A compounding factor to the oversights listed above was that Optionis took 11 months to notify all individuals of the breach. A report from Contractor UK stated that the group originally communicated the attack to users as nothing more than system “issues” or “maintenance”.

In an explanation to the ICO listed in the reprimand, Optionis said that the analysis of the “impacted personal data” took a considerable amount of time to complete due to the sheer volume of data lost.

The Commissioner also noted that Optionis held personal data for longer than was necessary – a separate page on the ICO site states that firms must not keep personal data for longer than they need to.

Remedial steps

The Commissioner welcomed remedial steps taken by Optionis following the incident, which included the correction of all underpayments to individuals by 6 February 2022, commissioning a third-party cyber security firm to investigate the incident, and implementing a comprehensive set of policies to protect and control the security of personal data.

The group has also now deployed 24/7 managed detection and response (EDR) covering all corporate devices and enabled multi-factor authentication (MFA) on user accounts.

Caroola reaction

Reacting to the ICO reprimand, a spokesperson from Caroola Group gave AccountingWEB the following statement:

"In January 2022, we were the victim of a cyberattack perpetrated by a sophisticated criminal group. As soon as we identified the issue, we took immediate steps to contain, mitigate and resolve it, as well as launching an investigation supported by external IT security specialists. We were able to secure and safely restore our IT infrastructure and return to normal operations within a few weeks. Those whose data was affected were notified in line with our data protection obligations and offered free credit monitoring.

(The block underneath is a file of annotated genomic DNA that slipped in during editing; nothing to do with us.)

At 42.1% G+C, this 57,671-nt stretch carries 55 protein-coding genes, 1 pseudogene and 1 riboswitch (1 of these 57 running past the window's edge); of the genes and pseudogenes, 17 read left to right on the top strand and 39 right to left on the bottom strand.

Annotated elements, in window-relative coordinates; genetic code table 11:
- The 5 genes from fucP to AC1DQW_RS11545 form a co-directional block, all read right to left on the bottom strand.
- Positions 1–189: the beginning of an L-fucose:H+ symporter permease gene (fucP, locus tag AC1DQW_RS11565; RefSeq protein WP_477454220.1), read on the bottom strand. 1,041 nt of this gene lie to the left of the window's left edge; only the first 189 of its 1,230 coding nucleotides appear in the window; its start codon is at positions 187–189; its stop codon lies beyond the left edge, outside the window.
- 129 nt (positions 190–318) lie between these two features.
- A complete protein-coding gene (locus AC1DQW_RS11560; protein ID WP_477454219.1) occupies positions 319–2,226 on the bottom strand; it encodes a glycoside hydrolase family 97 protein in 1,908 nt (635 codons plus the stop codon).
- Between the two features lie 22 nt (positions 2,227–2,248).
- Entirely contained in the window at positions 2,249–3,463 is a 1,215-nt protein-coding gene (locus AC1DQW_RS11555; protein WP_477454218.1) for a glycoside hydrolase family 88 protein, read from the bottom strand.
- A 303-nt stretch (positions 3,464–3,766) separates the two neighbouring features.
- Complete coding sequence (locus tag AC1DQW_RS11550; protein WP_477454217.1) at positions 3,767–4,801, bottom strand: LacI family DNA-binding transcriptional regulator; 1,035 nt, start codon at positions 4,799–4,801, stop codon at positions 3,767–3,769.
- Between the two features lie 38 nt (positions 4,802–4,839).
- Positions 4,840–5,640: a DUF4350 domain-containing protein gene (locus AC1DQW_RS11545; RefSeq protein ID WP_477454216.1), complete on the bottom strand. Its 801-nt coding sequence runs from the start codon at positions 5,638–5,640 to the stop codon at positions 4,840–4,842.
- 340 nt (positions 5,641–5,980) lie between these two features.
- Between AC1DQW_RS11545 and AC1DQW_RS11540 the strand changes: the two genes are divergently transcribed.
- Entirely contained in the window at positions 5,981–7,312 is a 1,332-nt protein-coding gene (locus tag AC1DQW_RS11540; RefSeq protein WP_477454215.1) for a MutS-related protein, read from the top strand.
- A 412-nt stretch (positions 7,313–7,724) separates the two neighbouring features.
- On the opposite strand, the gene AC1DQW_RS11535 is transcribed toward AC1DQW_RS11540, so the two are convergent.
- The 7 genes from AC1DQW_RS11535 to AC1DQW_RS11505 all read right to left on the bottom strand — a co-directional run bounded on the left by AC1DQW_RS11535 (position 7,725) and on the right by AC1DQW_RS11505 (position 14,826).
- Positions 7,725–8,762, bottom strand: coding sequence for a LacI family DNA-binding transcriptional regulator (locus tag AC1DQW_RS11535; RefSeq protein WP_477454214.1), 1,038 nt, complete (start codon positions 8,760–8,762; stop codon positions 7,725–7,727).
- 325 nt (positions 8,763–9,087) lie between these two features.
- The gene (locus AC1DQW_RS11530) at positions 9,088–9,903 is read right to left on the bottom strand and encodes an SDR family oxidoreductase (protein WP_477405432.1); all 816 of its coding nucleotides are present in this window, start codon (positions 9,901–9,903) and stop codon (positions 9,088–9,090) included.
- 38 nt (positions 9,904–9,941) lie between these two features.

"While no organisation can eliminate the risks of this type of incident, our primary objective is to uphold the highest standards of data security and compliance. To achieve this goal, we have implemented a comprehensive range of measures, which were recognised as positive by the ICO, and included:

  • Enhanced Data Security Policies: We have significantly improved our robust data security policies.
  • Rigorous User Privilege Reviews: We conduct thorough reviews of user privileges.
  • Stringent Authentication Measures: Strong authentication protocols have been meticulously implemented.
  • Comprehensive Data Protection Training: Our employees receive rigorous data protection training programs.

"We are pleased that, the ICO has recognised these proactive steps when considering their findings. Our commitment to continuous improvement in data protection and cyber security remains resolute."

‘Grave’ effects